Every year, more than a thousand kids die in drunk driving accidents. While the number of deaths attributed to drunk driving may vary from state to state, it is important to remember that drunk driving accounts for nearly half of all car crashes. Approximately seventy-four thousand people suffer serious injuries in these crashes each year.
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The statistics are sobering. In the past ten years, more than 2,200 children have died in drunk driving crashes. However, this number has decreased. The study examined data from the Fatality Analysis Reporting System, which keeps track of fatal car crashes. According to the data, more than half of these deaths involved children. And those children are often in vehicles driven by drunk drivers, as the impaired driver is less likely to use proper restraints for children.
According to NHTSA data, over a quarter of American drivers have admitted to drinking and driving within the past year. The percentage of drivers who drink and drive increased over the past decade, but male and female drivers are equally at risk.
Alcohol-impaired driving is a growing problem that can lead to disastrous results. In 2018, more than 10,500 people died in alcohol-related crashes. The number of crashes involving alcohol-impaired drivers increased by 9% from the previous year, despite a decrease in the number of vehicle miles traveled. According to the National Highway Traffic Safety Administration (NHTSA), an alcohol-impaired driver is responsible for the death of 1 person every 45 minutes.
Between 2004 and 2016, alcohol-impaired drivers were responsible for more than thirty percent of roadway fatalities. That rate was significantly higher in 20 states, with North Dakota having the highest number of alcohol-impaired deaths at 40 percent. Alcohol-impaired driving was also a primary cause of deaths in motorcycle crashes and fatalities in no-driver crashes. The Centers for Disease Control and Prevention provides additional data on alcohol-impaired driving.
In 2016, alcohol-impaired driving was responsible for six thousand and forty-nine deaths. Of those, three thousand and eighty-two percent were motor vehicle occupants and nine hundred and forty-four percent were non-occupants of vehicles. The vast majority of these crashes involved drivers with a blood alcohol content (BAC) of 0.08% or higher. Alcohol-impaired driving is especially dangerous for children, as it is associated with an increased risk of death and injury.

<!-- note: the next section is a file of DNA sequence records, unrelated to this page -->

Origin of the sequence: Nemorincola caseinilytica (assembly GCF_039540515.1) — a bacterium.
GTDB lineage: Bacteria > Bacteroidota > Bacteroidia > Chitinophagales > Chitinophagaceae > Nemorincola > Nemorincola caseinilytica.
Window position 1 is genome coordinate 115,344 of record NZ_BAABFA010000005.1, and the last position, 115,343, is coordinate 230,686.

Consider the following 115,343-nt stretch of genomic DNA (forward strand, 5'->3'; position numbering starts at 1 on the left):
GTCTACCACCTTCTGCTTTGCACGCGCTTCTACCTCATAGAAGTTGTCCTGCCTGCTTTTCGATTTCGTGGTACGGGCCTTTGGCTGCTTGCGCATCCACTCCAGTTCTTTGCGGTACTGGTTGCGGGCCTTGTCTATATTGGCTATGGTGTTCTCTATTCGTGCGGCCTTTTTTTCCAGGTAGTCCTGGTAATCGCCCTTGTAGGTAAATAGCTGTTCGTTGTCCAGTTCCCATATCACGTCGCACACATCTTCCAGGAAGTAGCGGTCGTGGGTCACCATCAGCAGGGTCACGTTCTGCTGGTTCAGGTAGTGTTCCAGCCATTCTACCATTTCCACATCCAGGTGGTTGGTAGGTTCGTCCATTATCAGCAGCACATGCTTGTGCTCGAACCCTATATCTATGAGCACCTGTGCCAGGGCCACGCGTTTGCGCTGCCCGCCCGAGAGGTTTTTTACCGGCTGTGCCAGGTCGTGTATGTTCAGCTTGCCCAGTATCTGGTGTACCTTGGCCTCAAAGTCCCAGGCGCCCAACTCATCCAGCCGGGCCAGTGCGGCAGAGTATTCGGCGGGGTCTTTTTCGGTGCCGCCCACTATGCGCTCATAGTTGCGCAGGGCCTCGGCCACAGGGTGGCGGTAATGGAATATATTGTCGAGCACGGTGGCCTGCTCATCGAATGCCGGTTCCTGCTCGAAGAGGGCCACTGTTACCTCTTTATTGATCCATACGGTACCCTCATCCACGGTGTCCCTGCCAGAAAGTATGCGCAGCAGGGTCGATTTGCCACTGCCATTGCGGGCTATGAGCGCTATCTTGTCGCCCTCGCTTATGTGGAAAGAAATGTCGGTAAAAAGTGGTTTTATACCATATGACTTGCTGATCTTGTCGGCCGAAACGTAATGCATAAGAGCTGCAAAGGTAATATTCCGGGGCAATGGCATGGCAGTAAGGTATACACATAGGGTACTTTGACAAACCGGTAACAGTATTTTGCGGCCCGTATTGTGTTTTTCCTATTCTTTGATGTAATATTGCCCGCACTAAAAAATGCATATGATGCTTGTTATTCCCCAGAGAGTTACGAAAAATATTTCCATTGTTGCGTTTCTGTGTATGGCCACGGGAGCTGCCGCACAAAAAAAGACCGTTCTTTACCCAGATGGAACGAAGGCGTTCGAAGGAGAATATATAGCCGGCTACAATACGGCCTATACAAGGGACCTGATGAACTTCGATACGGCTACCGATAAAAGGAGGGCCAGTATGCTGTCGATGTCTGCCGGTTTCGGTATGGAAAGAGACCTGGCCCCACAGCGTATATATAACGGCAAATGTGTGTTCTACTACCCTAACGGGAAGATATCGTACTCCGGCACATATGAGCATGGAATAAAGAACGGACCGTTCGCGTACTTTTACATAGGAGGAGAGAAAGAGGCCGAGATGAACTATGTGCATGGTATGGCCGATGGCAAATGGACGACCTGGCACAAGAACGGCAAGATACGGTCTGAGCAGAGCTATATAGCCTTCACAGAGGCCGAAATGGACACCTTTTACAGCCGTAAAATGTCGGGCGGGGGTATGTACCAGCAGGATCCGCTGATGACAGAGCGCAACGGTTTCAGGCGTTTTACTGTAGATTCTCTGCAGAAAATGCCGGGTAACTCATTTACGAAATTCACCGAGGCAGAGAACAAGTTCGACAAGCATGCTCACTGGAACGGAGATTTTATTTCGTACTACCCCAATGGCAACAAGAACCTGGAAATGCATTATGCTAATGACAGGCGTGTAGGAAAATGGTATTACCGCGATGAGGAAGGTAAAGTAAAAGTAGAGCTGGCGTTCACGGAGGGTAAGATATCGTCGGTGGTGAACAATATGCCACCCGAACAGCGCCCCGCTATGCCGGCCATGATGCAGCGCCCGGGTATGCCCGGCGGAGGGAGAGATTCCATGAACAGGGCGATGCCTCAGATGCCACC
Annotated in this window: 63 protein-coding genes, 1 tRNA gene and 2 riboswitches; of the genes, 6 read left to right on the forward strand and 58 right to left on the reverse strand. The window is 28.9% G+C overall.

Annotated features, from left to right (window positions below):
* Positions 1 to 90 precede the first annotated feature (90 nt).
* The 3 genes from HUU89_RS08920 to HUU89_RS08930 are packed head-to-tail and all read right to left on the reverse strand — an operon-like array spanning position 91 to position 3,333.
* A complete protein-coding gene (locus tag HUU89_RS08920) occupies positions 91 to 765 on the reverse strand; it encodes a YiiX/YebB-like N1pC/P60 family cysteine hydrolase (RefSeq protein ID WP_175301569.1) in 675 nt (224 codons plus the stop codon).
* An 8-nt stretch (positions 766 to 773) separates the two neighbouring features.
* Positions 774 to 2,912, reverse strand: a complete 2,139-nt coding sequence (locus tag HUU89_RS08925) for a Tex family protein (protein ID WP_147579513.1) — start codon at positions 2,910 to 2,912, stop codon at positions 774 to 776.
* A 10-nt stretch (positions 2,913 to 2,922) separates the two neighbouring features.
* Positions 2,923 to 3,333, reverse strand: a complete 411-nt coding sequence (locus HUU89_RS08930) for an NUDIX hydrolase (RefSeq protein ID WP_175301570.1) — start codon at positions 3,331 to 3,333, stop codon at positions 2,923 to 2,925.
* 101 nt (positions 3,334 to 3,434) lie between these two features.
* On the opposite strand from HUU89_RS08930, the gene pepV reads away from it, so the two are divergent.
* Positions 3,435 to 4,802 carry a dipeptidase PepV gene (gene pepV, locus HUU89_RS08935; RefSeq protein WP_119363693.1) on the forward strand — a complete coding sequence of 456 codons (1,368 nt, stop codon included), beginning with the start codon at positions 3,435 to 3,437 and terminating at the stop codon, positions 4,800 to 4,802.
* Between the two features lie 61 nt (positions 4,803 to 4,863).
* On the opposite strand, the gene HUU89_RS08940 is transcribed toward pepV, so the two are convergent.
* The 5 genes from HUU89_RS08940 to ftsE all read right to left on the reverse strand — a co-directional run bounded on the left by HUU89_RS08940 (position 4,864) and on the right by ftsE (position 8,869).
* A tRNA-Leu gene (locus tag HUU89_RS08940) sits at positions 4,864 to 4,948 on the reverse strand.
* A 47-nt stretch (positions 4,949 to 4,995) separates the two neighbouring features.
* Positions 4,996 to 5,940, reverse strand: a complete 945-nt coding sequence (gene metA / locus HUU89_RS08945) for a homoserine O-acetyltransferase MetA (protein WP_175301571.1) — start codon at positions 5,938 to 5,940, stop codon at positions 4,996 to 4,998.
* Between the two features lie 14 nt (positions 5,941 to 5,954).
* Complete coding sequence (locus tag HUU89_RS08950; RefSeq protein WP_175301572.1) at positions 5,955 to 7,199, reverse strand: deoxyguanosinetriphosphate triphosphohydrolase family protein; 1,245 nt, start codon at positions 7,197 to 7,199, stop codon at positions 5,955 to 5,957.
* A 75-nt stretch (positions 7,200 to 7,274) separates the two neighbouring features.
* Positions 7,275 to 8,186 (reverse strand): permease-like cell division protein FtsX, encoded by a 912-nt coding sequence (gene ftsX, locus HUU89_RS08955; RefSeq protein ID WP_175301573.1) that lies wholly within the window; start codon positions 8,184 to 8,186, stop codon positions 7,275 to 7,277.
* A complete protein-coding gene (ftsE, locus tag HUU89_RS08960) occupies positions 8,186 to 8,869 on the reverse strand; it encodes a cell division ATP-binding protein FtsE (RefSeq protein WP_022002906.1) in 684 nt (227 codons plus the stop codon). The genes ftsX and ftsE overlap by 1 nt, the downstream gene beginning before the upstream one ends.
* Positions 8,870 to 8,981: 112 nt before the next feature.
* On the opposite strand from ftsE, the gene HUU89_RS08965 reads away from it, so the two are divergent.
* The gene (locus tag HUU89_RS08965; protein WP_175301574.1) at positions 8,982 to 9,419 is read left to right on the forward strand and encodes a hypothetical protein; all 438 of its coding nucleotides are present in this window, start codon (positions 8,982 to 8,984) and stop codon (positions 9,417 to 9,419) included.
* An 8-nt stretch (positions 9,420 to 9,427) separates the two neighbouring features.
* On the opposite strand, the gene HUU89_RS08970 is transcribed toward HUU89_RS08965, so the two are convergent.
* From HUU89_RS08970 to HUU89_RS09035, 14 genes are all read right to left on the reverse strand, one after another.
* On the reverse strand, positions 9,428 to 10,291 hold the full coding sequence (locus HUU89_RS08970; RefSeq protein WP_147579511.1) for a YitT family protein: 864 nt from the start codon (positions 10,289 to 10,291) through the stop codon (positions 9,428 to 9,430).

The number of fatalities involving child passengers in car accidents has fallen. Since 2001, the number of fatal crashes involving children has dropped by 41%. Despite the decrease, 65% of children are still passengers in car crashes involving drunk drivers. These crashes often involve young children who don’t have a lot of choice about who drives.
In 2016, approximately one-fourth of all fatal motor vehicle crashes involving children involved alcohol. In addition, nearly two-thirds of passenger fatalities involving legally drunk drivers involved a child. The decrease is consistent with the downward trend among crashes involving all age groups and coincides with stricter laws regulating drunk driving.
These statistics are alarming. As a parent, you want to protect your children by avoiding drunk drivers. A car crash is devastating enough, but children are particularly vulnerable to injury when their parents are intoxicated. Fortunately, there are many ways to protect your child from such accidents. First, you can make sure that your child is properly restrained. Secondly, you should always use a booster seat. This will reduce the risk of injury by 59 percent and keep you and your child safe.